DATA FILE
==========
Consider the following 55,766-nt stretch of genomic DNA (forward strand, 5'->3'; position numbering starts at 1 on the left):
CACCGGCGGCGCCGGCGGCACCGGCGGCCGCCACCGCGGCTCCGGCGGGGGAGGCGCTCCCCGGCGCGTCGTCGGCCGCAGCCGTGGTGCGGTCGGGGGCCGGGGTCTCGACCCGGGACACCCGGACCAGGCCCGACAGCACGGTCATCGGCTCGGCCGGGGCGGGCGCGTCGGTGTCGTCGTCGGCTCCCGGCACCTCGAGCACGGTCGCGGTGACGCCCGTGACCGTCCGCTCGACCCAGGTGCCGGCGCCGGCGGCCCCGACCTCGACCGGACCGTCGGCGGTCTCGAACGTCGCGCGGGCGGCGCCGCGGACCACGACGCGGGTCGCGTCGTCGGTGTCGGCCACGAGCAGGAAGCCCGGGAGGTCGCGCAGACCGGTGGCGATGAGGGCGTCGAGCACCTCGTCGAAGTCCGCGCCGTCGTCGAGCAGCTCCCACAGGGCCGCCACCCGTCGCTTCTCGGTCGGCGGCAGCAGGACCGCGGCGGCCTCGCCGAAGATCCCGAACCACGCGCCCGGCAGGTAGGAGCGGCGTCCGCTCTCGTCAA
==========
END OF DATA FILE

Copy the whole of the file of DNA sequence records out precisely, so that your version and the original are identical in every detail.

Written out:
Consider the following 55,766-nt stretch of genomic DNA (forward strand, 5'->3'; position numbering starts at 1 on the left):
CACCGGCGGCGCCGGCGGCACCGGCGGCCGCCACCGCGGCTCCGGCGGGGGAGGCGCTCCCCGGCGCGTCGTCGGCCGCAGCCGTGGTGCGGTCGGGGGCCGGGGTCTCGACCCGGGACACCCGGACCAGGCCCGACAGCACGGTCATCGGCTCGGCCGGGGCGGGCGCGTCGGTGTCGTCGTCGGCTCCCGGCACCTCGAGCACGGTCGCGGTGACGCCCGTGACCGTCCGCTCGACCCAGGTGCCGGCGCCGGCGGCCCCGACCTCGACCGGACCGTCGGCGGTCTCGAACGTCGCGCGGGCGGCGCCGCGGACCACGACGCGGGTCGCGTCGTCGGTGTCGGCCACGAGCAGGAAGCCCGGGAGGTCGCGCAGACCGGTGGCGATGAGGGCGTCGAGCACCTCGTCGAAGTCCGCGCCGTCGTCGAGCAGCTCCCACAGGGCCGCCACCCGTCGCTTCTCGGTCGGCGGCAGCAGGACCGCGGCGGCCTCGCCGAAGATCCCGAACCACGCGCCCGGCAGGTAGGAGCGGCGTCCGCTCTCGTCAA